2) Again, the energy must go somewhere. The weakest point will give, I would expect the magazine to be ejected with considerable force. Nothing lethal but I certainly wouldn't want to be the guy in it's path.

• No rounds will "fire" unless the spark is created inside the metal cartridge of ammunition, and possibly not even then.
• When a round "fires" in the magazine, the bullet will separate from the cartridge, but not with much energy.

I've read that if a modern cartridge goes off while it is lying about (not in a tight container), the casing (aka bullet case) is more dangerous than the bullet, because the casing can be propelled like a little rocket.

In the confines of a magazine, neither bullet nor casing can go very far unless propelled by great force. As soon as there is a sufficient gap between the casing and the bullet for the gas inside the cartridge to escape, out it goes. The bullet and casing don't even have to move; the gap could occur simply by the expansion of the mouth of the casing.

So if you can get a cartridge to go off, the effect will be a lot of hot gases squirting out of various orifices and joints of the handle and frame of the firearm. Whether they do any harm depends on what they hit next. I suppose a military-style leather holster with a flap over the handle of the firearm would probably completely absorb the energy of the gas; it might end up a little singed.

If the round goes off while someone is holding the firearm by the handle it might be a very different story. When a revolver is fired, some gas escapes through the gap between the cylinder and the barrel, which can be very dangerous. The gases escaping the round that went off in the handle would be as hot as the gases from the revolver but propelled by less pressure. I'm not sure what the result would be; something between mild burns and amputation is my guess.

In any event, if a round went off you'd have a loose bullet and deformed casing in the top of the magazine, which seems pretty sure to cause a jam if the user attempts to load the chamber in the usual way without replacing the magazine first.

As stated in most of the other answers, a spark outside of the case will have no effect on the ammunition inside the magazine. A spark inside the case would likely be identical to the effect the primer has, the round would go off. The round would deflagrate as others have mentioned, but would have little force. The brass casing would be the piece that would move or deform the most (the Mythbusters did a great job of showing this). The bullet (the front part inserted into the casing) would not move much at all.

What I'd expect to happen would be the top round in the magazine would go off, bursting the brass casing and pushing down on the rest of the rounds in the magazine (but not with enough force to cause them to fire as well unless some shrapnel struck the primer(s) of the lower round(s)). Since the bolt would presumably be in place above the affected round (who carries a gun with the bolt back?), the force has nowhere to go but down through the magazine well, this would most likely blow the bottom of the magazine off causing little to no damage to the firearm, but would render it inoperative until the operator cleared the damaged magazine from the well, and checked that no damage was done to their weapon. As pointed out by an earlier post, if the magazine has many perforations (pretty common, think 1911 as shown in the example above), the gasses would be expelled from those, lessening the potential damage to the weapon, and making it uncomfortable if the operator had their hand on grip of the weapon as the gas escaped. If the magazine didn't have many perforations (think Glock, XD, etc. most of the "plastic" guns), most of the force would be on the magazine base plate, which could quite likely be blown off.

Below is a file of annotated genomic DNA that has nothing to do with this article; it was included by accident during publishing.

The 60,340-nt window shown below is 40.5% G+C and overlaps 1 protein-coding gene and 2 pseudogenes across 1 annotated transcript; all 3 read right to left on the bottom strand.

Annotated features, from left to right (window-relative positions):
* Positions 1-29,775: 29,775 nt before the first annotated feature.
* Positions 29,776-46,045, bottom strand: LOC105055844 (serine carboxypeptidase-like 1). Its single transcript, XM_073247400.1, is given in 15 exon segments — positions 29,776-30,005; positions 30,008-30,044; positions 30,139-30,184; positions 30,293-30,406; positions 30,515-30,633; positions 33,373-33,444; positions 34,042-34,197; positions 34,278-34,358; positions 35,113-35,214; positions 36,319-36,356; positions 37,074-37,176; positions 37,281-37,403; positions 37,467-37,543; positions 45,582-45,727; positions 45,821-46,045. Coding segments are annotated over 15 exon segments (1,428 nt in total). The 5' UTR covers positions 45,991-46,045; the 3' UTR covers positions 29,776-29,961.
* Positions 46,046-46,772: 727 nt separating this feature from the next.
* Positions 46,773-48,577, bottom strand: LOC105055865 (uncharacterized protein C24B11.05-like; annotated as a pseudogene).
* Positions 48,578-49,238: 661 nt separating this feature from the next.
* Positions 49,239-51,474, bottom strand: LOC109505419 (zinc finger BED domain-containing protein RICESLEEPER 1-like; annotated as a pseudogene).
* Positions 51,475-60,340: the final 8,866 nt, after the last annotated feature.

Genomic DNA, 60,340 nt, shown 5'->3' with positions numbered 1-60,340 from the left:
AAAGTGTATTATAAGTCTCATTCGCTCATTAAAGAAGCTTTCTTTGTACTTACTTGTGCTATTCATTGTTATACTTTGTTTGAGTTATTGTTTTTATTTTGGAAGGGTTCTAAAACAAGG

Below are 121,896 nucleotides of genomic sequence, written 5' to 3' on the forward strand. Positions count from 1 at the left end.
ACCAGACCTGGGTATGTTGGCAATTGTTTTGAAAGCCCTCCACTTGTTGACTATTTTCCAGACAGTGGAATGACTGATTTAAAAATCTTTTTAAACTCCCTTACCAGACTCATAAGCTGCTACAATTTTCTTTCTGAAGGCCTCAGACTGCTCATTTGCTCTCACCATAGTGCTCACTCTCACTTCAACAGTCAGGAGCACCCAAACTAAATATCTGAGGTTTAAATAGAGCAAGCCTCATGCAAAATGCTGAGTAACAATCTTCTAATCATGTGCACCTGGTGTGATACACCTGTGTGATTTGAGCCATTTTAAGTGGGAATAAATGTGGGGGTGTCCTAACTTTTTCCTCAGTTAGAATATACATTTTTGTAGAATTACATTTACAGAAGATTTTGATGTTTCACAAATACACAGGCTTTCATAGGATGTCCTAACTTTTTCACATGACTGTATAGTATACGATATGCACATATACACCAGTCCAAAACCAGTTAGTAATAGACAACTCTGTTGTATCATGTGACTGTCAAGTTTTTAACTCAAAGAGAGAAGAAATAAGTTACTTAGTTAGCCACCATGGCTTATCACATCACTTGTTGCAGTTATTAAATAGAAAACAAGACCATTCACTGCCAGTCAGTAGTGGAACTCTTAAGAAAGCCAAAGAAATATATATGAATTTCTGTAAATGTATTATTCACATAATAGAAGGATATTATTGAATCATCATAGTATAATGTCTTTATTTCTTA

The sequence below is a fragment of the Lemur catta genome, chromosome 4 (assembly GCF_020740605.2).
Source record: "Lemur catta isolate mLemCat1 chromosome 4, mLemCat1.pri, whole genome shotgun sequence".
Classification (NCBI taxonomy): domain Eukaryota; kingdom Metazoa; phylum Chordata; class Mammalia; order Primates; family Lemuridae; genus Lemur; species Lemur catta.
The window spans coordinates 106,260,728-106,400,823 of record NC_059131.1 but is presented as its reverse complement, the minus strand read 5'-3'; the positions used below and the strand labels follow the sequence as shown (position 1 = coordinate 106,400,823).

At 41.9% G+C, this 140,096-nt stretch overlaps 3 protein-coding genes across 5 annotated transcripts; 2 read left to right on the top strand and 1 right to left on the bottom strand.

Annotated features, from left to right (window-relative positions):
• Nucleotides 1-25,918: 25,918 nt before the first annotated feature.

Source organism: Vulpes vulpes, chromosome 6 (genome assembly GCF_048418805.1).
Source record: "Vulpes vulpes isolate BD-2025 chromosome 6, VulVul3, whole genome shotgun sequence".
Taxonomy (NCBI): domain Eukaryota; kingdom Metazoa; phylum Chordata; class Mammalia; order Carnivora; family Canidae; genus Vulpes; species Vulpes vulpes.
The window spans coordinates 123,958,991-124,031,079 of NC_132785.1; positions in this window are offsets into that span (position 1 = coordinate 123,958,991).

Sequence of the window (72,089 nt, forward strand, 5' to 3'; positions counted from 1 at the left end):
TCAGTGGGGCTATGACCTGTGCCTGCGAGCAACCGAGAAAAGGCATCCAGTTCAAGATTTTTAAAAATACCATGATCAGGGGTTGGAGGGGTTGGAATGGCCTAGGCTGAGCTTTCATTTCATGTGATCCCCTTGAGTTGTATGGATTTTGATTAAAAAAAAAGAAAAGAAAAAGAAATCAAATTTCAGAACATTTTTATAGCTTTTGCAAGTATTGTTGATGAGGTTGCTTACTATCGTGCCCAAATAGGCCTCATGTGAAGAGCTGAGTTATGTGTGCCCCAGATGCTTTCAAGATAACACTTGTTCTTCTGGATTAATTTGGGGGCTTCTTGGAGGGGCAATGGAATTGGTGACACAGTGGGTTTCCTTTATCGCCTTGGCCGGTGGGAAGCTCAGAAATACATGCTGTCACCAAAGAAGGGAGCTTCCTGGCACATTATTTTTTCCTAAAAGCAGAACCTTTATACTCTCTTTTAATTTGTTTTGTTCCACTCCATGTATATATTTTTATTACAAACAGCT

If the plan was to make their weapons inoperative, this would do it, at least for a short time, maybe enough for the pyrokinetic to get away.

Quick and simple answer. Modern day guns and ammo are too well sealed to be subject to the kind of damage your heroine is looking for. What you describe is a very real phenomenon and common occurrence with black powder revolvers which are still sold today as reproductions. A spark can jump from one cylinder to another in these types of guns if the projectile ball is not snug enough. The powder in 1 or more cylinders then explodes, sometimes forcefully enough to expel the projectiles. So to paraphrase Dirty Harry: "Being that this only works for a .44 caliber cowboy gun, you've got to ask yourself one question. Do you feel lucky steampunk? Well do you?"

• I don't think you fully read the question, the protagonist will magically place fire inside the cartridge. How will modern, well sealed ammo be protected against that? – Mrkvička Dec 29 '16 at 8:26

Creating a spark inside the cartridge would ignite the propellant. However in the magazine of a semi-auto pistol, without the confinement of the gun's chamber, the bullet will not move very much. The relatively soft brass at the mouth of the case will expand and open a gap around the bullet, and the hot gasses will escape around it. There might be enough force to dent the magazine or possibly jam the round in it, but not much beyond that.